One of more genuinely stupid comments I hear about HIV-1 research goes along these lines:
Why we spenden so much moneys on HIV when we aint got no vaccine and we could be spendin it on cancer/heart disease/diabeetus/whatever disease I personally am at risk for?
No, we dont have a vaccine for HIV-1 yet. But that doesnt mean HIV-1 research for the past 25 years has been ‘worthless’. HIV-1 research has wildly expanded our understanding of the human immune system, ie helps all of us.
The field has also developed an army of assays, cell lines, reagents, a million tools for characterizing HIV that did not exist before 1984. But the development of all of these new tools created a new problem: standardization. If every lab is using a different ‘home-made’ assay to study HIV, how do you compare their results?
So in 1988 the National Institute of Health created a ‘bank’ for all the tools labs had developed to help keep things standardized, the AIDS Reagent and Reference and Reagent Program. You dont have to develop and characterize your own antibodies to gp120 anymore– you just order #288 and you know exactly how much to use for a Western Blot or ELISA or whatever, and everyone ‘believes’ your results.
One of the reagents I use every day is a cell line called TZM-bl. TZM-bls are cells that used to be cervical cancer, but HIV-1 researchers got it to express all the receptors HIV-1 needs (CD4, CXCR4, CCR5) so TZMs are suceptable to HIV infection. TZMs also have a couple of genes inserted into their genome that are under the control of HIV Tat, β-galactosidase and luciferase. So, when TZMs are infected with HIV-1, they will stain blue or glow (depending on what assay you want to use).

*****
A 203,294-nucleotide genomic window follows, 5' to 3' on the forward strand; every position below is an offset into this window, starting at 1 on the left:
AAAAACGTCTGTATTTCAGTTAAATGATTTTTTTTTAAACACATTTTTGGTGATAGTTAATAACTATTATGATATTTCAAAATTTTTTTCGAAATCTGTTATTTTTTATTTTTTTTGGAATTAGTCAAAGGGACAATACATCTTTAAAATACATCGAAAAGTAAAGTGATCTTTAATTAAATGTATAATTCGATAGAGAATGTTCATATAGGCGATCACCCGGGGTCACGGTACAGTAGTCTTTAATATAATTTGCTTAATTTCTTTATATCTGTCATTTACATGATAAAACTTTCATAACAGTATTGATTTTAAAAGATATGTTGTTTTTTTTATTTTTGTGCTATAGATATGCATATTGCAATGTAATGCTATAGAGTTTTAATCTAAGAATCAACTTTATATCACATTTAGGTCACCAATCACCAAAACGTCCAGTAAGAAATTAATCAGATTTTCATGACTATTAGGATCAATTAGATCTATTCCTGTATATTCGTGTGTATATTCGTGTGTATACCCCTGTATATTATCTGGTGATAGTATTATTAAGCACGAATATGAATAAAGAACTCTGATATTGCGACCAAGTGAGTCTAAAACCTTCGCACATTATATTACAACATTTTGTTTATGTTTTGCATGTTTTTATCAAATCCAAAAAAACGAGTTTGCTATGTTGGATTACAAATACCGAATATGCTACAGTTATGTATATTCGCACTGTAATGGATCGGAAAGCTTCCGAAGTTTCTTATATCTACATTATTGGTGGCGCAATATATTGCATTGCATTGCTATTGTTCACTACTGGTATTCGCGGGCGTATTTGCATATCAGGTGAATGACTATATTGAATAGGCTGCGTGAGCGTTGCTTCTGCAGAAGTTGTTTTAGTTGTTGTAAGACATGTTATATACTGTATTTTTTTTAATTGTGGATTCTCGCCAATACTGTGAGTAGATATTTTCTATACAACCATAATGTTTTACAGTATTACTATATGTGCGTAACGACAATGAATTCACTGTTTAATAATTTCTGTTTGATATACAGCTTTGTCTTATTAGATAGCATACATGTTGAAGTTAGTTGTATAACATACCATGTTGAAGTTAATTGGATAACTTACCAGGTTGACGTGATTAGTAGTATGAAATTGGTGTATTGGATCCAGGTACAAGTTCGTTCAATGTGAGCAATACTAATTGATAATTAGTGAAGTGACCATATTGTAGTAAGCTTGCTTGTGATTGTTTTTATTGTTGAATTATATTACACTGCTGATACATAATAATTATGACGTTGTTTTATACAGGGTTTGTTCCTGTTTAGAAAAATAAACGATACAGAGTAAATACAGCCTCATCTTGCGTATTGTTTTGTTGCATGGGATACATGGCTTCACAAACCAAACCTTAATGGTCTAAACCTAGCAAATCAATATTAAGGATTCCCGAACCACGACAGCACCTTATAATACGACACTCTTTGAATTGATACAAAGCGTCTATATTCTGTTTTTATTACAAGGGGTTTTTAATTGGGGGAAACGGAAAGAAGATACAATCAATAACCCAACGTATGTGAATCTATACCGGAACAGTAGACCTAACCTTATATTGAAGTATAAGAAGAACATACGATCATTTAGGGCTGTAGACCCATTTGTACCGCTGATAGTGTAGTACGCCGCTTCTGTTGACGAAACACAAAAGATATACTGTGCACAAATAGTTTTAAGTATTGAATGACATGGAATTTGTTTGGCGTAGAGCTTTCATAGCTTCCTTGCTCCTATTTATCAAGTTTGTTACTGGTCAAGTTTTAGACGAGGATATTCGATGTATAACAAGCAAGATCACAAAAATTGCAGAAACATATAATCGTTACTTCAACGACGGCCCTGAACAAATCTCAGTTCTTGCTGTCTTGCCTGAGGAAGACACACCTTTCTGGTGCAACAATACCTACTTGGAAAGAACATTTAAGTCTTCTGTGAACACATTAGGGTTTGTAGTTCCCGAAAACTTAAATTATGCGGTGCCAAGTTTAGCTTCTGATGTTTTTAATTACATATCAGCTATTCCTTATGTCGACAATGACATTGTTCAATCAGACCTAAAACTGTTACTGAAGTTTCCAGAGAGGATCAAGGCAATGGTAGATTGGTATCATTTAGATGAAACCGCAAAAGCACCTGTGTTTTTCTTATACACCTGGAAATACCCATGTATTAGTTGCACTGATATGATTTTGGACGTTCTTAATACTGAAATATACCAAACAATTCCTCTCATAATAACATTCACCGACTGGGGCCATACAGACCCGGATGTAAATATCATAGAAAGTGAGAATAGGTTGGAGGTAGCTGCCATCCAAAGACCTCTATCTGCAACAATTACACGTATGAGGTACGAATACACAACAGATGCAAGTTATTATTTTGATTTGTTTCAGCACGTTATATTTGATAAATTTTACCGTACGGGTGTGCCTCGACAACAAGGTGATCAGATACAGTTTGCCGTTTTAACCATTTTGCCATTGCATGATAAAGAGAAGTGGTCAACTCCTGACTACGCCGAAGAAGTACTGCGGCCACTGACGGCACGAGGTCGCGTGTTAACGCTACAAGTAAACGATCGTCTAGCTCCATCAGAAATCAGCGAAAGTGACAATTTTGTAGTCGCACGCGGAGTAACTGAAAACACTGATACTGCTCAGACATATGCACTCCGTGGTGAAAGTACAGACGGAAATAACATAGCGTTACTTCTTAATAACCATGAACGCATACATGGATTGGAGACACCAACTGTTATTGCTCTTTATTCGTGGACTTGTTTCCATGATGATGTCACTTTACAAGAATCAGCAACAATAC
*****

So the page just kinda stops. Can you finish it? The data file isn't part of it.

These assays are really useful when youre trying to figure out how many infectious viruses you have in a stock solution (with HIV, you have a lot more dead viruses than you have ‘live’– you dont want to count the dead ones). You take your stock, do a series of dilutions, and see how far out you have to dilute the stock to get one blue TZM cell. Say you have to dilute it 1,000 times– that means you have 1,000 infectious viruses per X volume. So if you need 5,000 viruses for your experiment, you know exactly how much of your stock solution you need. Yay!
Well, heres where the ‘oops’ comes in. Every HIV-1 lab in the country uses TZM-bl cells for something. All from the same stock from the NIH reagent bank. Turns out this stock has been contaminated with another retrovirus– murine leukemia virus.
Identification of Gammaretroviruses Constitutively Released from Cell Lines Used for Human Immunodeficiency Virus Research
This doesnt effect me at all, personally. MLV is a gamma retrovirus, so it has no effect on the blue/glow assay I do every day (MLV doesnt have the right proteins to interfere with that assay, which is HIV specific), BUT it could be screwing over other labs if they are doing something different (like measuring reverse transcriptase activity levels).
This paper brings up a very, very important lesson: ALWAYS DO ALL THE RIGHT CONTROLS IN YOUR EXPERIMENTS, INCLUDING MOCK/NEGATIVE CONTROLS!!!
This lab discovered that something was ‘wrong’ with their cells (which turned out to be ALL of our cells) by doing all of the appropriate controls… and getting unexpected results. If they had skipped their negative controls, they wouldnt have noticed that they were getting reverse transcriptase activity off of their uninfected cells.
Can never have too many controls.